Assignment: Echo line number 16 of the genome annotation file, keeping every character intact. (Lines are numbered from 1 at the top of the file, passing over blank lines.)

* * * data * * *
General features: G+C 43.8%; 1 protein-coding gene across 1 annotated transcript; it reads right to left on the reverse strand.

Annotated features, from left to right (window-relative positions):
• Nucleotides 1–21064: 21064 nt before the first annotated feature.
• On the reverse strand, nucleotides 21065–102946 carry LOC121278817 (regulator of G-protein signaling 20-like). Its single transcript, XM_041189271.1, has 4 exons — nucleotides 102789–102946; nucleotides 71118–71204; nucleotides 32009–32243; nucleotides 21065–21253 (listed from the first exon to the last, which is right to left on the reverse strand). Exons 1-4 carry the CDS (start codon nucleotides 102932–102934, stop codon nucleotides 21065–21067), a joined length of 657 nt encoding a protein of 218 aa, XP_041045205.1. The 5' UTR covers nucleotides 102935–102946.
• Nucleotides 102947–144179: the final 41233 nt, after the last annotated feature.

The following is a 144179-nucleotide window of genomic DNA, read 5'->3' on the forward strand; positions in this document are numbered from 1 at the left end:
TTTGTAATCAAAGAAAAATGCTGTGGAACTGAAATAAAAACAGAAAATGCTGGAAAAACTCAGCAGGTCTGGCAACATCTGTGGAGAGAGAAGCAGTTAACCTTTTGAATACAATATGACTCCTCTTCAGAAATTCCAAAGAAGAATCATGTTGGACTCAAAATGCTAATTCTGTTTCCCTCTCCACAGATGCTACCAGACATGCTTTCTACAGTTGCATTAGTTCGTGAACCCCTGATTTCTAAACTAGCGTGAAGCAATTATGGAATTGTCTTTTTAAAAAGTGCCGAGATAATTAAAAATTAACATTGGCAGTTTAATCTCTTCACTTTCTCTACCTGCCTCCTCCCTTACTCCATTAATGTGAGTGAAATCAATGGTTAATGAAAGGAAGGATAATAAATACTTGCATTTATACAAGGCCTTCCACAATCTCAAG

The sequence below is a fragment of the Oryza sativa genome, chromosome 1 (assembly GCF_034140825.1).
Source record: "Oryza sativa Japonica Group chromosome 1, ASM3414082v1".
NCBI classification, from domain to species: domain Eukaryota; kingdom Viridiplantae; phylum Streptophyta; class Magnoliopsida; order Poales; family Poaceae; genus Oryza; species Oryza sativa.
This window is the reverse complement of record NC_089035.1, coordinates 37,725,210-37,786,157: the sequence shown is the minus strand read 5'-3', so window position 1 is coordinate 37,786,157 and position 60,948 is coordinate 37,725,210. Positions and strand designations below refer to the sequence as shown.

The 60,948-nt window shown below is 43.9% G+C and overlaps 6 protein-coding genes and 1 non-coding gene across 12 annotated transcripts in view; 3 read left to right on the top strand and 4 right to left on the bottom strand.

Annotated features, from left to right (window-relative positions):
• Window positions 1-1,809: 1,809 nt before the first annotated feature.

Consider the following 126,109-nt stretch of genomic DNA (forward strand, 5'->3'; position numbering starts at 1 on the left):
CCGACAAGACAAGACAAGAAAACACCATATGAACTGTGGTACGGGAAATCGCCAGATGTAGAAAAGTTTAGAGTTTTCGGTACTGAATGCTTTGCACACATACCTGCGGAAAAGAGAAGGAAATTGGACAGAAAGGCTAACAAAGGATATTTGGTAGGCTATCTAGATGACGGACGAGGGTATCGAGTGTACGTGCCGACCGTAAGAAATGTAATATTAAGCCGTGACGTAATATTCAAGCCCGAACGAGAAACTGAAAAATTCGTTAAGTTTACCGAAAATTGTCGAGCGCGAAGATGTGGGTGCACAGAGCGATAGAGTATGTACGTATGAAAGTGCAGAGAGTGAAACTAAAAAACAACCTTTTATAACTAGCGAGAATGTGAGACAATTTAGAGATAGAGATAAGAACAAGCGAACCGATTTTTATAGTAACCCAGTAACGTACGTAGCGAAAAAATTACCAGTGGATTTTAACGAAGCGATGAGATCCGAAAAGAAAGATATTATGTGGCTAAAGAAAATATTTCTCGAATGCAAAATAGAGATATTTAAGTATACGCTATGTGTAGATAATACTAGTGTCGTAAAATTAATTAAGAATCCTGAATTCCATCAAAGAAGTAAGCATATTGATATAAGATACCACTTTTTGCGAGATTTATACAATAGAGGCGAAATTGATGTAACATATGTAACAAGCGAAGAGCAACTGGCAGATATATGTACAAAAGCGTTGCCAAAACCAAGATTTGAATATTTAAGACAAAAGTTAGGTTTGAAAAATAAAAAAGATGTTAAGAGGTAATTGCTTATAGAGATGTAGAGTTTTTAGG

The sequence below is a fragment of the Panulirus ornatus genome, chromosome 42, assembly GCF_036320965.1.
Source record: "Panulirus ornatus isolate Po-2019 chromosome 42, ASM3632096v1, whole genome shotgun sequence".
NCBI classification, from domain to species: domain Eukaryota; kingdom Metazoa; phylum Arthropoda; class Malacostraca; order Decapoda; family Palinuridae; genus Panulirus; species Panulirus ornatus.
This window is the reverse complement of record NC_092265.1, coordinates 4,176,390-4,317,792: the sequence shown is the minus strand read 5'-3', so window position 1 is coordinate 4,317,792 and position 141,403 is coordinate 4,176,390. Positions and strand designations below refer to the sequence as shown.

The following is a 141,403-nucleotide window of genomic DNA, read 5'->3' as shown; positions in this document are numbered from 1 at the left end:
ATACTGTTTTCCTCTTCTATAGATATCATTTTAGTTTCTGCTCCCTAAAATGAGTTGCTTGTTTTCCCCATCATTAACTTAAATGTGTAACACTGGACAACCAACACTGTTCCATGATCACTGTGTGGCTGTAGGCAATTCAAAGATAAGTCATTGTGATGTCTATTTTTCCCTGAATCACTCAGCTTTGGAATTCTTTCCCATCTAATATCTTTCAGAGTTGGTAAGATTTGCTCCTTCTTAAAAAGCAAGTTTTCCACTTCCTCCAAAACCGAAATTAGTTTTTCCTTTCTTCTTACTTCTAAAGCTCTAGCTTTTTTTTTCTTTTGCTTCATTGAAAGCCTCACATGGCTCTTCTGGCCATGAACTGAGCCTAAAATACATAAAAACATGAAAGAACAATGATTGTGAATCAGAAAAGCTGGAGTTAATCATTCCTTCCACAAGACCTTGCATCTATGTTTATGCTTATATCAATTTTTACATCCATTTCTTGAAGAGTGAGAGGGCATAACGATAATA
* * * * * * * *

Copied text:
CCGACAAGACAAGACAAGAAAACACCATATGAACTGTGGTACGGGAAATCGCCAGATGTAGAAAAGTTTAGAGTTTTCGGTACTGAATGCTTTGCACACATACCTGCGGAAAAGAGAAGGAAATTGGACAGAAAGGCTAACAAAGGATATTTGGTAGGCTATCTAGATGACGGACGAGGGTATCGAGTGTACGTGCCGACCGTAAGAAATGTAATATTAAGCCGTGACGTAATATTCAAGCCCGAACGAGAAACTGAAAAATTCGTTAAGTTTACCGAAAATTGTCGAGCGCGAAGATGTGGGTGCACAGAGCGATAGAGTATGTACGTATGAAAGTGCAGAGAGTGAAACTAAAAAACAACCTTTTATAACTAGCGAGAATGTGAGACAATTTAGAGATAGAGATAAGAACAAGCGAACCGATTTTTATAGTAACCCAGTAACGTACGTAGCGAAAAAATTACCAGTGGATTTTAACGAAGCGATGAGATCCGAAAAGAAAGATATTATGTGGCTAAAGAAAATATTTCTCGAATGCAAAATAGAGATATTTAAGTATACGCTATGTGTAGATAATACTAGTGTCGTAAAATTAATTAAGAATCCTGAATTCCATCAAAGAAGTAAGCATATTGATATAAGATACCACTTTTTGCGAGATTTATACAATAGAGGCGAAATTGATGTAACATATGTAACAAGCGAAGAGCAACTGGCAGATATATGTACAAAAGCGTTGCCAAAACCAAGATTTGAATATTTAAGACAAAAGTTAGGTTTGAAAAATAAAAAAGATGTTAAGAGGTAATTGCTTATAGAGATGTAGAGTTTTTAGG